Category: intervention

Peak profits, stock prices?

Recently a respected colleague said our strategy was rational but markets, and the world for that matter, were highly irrational.  After participating in financial markets for the last 25 years I thought my experiences allowed me to see it all-wrong!  So after reflecting on our irrational state of affairs the logical side compiled some of the glaring data sets signifying a massive market top. 

First, a chart created by John Hussman ( indicates how much excess we’ve witnessed in corporate profitability vs GDP lately.  Keep in mind his data includes financials which to this day remain a subsidized black box.  (Click on image to enlarge).New Picture (1)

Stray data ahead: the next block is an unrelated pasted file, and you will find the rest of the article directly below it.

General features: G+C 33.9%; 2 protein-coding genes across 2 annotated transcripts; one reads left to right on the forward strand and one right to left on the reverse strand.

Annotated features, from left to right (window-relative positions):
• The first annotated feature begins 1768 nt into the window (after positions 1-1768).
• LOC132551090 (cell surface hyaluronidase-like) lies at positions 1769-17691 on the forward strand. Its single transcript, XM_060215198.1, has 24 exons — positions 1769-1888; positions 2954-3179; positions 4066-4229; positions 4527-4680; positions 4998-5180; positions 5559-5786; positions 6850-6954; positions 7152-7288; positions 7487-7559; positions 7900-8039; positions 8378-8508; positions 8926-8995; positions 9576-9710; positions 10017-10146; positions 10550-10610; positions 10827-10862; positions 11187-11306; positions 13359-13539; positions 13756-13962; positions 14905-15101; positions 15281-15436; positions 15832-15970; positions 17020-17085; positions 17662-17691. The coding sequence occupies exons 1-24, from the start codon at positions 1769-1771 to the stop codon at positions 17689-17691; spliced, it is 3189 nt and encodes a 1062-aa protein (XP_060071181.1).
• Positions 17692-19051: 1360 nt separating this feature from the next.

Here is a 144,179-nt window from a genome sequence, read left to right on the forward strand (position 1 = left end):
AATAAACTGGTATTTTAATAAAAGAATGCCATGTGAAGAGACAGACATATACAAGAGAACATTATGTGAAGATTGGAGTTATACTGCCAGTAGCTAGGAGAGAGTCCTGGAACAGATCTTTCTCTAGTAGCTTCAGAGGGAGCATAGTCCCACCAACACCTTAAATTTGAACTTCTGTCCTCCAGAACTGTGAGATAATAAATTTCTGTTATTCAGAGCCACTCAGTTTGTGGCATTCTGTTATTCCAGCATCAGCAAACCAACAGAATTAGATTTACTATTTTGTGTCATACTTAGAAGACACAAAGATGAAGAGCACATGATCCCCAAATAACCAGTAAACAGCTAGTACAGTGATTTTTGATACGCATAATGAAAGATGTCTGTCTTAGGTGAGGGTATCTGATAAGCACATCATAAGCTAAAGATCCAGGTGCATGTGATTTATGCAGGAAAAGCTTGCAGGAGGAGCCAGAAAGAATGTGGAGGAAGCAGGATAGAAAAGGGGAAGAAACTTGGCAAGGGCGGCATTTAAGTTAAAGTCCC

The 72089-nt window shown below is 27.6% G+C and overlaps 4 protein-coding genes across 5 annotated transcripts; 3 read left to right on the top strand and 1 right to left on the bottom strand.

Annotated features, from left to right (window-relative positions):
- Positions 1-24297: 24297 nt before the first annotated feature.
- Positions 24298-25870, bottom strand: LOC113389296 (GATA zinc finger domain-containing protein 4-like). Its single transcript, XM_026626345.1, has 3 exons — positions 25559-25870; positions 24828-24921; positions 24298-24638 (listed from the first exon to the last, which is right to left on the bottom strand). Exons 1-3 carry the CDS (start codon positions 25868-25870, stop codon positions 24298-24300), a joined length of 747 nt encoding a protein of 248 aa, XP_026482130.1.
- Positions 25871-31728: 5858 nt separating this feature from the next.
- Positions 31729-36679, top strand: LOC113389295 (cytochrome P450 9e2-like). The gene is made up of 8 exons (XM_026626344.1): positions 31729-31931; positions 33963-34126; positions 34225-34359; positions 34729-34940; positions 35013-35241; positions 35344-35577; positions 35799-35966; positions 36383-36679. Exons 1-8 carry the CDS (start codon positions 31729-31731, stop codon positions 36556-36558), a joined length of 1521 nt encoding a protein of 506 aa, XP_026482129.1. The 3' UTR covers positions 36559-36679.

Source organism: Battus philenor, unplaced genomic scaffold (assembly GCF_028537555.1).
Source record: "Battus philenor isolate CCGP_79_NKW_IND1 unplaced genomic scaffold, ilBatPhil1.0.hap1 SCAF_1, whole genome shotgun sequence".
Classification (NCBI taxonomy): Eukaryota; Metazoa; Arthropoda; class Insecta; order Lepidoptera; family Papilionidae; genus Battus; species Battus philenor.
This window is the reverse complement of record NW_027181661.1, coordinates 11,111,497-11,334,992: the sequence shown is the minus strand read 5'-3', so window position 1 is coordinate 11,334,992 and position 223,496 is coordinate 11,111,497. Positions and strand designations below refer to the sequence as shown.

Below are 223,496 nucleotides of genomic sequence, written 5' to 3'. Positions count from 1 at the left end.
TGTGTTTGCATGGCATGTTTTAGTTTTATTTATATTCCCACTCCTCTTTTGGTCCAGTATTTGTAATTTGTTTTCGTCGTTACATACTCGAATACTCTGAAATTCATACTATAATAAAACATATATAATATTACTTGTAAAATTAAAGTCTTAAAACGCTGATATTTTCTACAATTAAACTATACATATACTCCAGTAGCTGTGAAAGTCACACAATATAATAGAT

Of course this hasn’t stopped wall street from expecting further net margin expansion:


Profit margin growth

Before Wall Street follows Congress out the door for the holidays maybe they should scrutinize this:

profits vs labor

To derive this unprecedented profit picture both consumers and government went on a spending binge.  US national debt, through 5 years of record deficits, added almost $7.7 trillion to our balance sheet-can you say malinvestment?personal savings govt deficits profits


Now, if we remove the creators of financial alchemy we notice the real economy topped many quarters ago. 


Nonfinl corp profits

So if you care to break away from CNBS and look at the graphs above rational behavior would suggest profit taking and or short exposure.  In fact, it was just 7 years ago that many of these same signals were sent to the market yet we were labeled as the boys crying wolf.  If your timing is perfect the crowd labels you a genius but too early, a chump. 



Global asset deflation: nowhere to run, nowhere to hide